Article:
In a more perfect world, of course, I’d drop the whole thing off on a real publisher who would embrace the brilliant stories of Scott Ellis with a glad cry, and take the baton. I did kind of try that, sending his draft collection to my publisher as reading material.

No luck. And no haste at all either.

Believe it or not, I’m not super-dedicated to self-publishing. It’s just a matter of slowly clearing out my hard drive of stuff I think deserves to be in the world but isn’t really commercial. It’s a now and then thing.

So, it was an occasional thing for me and Scott, my nagging (in a friendly way), and him slowly finding his work on old files, floppy disks, etc., sometimes buried as email attachments, in different word processor formats which we’d have to unravel.

Eventually, this year, we got it all together. It was enough for two substantial collections actually, I think about 130,000 or 140,000 words.
So I commissioned a cover, started formatting manuscripts, registered an ISBN, all the usual stuff, as we’ve slowly, slowly nailed it down. The galleys for the first collection are almost done. Soon I’ll be able to do final format and then the book, the first one, will be ready for upload.


Anyway, somewhere in the last six months, I started thinking. Scott’s a bit older then me, he’s more old school. An eBook is nice, but isn’t really part of that whole thing. It would be nice to do a print edition for him.

Look, he’s retirement age. His hair, once thick and curly is snow white and thinning, he’s had his knees replaced and he’s visibly slowing down. It happens to all of us. He’s not going to have the career he deserved, he’s not going to have publishers and bookstores. But he’s a really good guy, and he’s a really good writer.

This project is my tribute to him. It’s my gift to him, even if I’m kind of a demanding pain in the ass.

So, it would be nice to do a print book for him, something tangible he can put on a shelf, or share with family and friends.

That’s really what life is about. Trying to do stuff.

Anyway, I had no idea how to go about. Thought about commissioning or hiring someone to do it, even talked money with some people. Never got followed through, largely because the project has taken so long.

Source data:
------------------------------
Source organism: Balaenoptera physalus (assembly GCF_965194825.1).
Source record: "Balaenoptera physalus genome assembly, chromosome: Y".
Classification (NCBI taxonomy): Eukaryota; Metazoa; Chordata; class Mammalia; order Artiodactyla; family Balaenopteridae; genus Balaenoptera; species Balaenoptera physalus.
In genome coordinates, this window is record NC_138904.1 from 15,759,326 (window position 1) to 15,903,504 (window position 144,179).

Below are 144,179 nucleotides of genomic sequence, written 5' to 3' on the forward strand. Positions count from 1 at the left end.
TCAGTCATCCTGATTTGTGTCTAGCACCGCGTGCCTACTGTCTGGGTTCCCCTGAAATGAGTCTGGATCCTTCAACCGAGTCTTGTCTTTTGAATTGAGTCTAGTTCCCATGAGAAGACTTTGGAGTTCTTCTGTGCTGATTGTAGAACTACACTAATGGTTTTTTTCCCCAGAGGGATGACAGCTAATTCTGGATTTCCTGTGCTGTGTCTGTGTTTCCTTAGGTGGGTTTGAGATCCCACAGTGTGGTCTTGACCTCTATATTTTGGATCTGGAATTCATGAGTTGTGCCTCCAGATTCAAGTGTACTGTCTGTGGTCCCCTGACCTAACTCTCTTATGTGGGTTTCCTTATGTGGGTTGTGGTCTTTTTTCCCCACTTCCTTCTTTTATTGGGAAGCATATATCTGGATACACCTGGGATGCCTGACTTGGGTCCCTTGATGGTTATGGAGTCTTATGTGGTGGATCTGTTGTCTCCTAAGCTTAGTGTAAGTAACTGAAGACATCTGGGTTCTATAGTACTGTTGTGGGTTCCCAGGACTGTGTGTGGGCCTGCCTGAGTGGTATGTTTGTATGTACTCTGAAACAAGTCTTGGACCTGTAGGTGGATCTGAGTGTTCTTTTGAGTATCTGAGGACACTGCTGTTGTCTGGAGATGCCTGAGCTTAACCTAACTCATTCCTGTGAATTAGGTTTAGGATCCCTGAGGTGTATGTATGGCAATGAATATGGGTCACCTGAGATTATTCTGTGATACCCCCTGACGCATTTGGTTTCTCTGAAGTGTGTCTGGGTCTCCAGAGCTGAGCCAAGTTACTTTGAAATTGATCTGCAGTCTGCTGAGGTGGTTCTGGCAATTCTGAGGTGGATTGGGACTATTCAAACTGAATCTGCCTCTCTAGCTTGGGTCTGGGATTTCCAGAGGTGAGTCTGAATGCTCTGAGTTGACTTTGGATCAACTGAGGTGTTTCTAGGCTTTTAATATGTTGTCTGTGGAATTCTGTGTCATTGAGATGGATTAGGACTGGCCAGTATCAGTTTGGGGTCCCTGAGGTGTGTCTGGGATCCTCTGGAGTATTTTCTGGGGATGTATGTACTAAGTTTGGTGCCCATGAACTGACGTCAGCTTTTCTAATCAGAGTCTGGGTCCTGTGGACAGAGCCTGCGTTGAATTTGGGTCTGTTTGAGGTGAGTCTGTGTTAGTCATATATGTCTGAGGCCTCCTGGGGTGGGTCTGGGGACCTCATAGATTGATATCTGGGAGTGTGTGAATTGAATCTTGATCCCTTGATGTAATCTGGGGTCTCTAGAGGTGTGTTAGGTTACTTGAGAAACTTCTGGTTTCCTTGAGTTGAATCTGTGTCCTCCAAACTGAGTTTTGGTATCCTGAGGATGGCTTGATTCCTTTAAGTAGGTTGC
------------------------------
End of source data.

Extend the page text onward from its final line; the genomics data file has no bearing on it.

But now we’re getting close.

And I thought, I really want to do this for him.

So I thought, maybe I could learn. Why not? Seemed like a useful skill. How would I go about learning? I learn by doing. How was I going to figure out how to do a print book for Scott. I needed a practice dummy, a pilot, a test module. Something that I could use to work with and teach myself the rudiments of actually doing a print book, so I could do one for Scott.

Where would I get a practice dummy? Were there template manuscripts lying around? What could I use? If only there was something lying around that I could practice on? Like a manuscript or two?

At that point, I noticed I actually had eBooks of my own that I could learn on. A lot of them.



Eventually, I went with Amazon. I opened up Lulu.com looked around, poked at Ingram Spark, messed with Draft2Digital. It seems to me that most POD book formatting systems are largely similar, so figure out how to, do one, and the learning curve for another would be fairly short.

Of the systems, Draft2Digital feels must uncomfortable for a learning exercise. They have peculiar ISBN requirements, you can’t update a POD for six months, there’s a lot of pitfalls. It’s basically a trial program, so they’ve got their own bugs to work out on top of being user unfriendly.

Lulu.com was rated very highly. I struggled a little bit.

Having chosen Amazon, I started the learning curve. I figured I would do two or three print books.

The thing is, the first time you do something, you don’t know what you’re doing, you’re just having the experience, without knowing what to focus on and how to do it. You’re feeling your way, so the experience is undifferentiated.

It’s repeating the experience that you refine, you figure out each time what works, you learn to distinguish the relevant from the extraneous, you get comfortable with the process. It’s this emerging capacity for distinction through familiarity that is the learning process.
So minimum two tries, maybe three.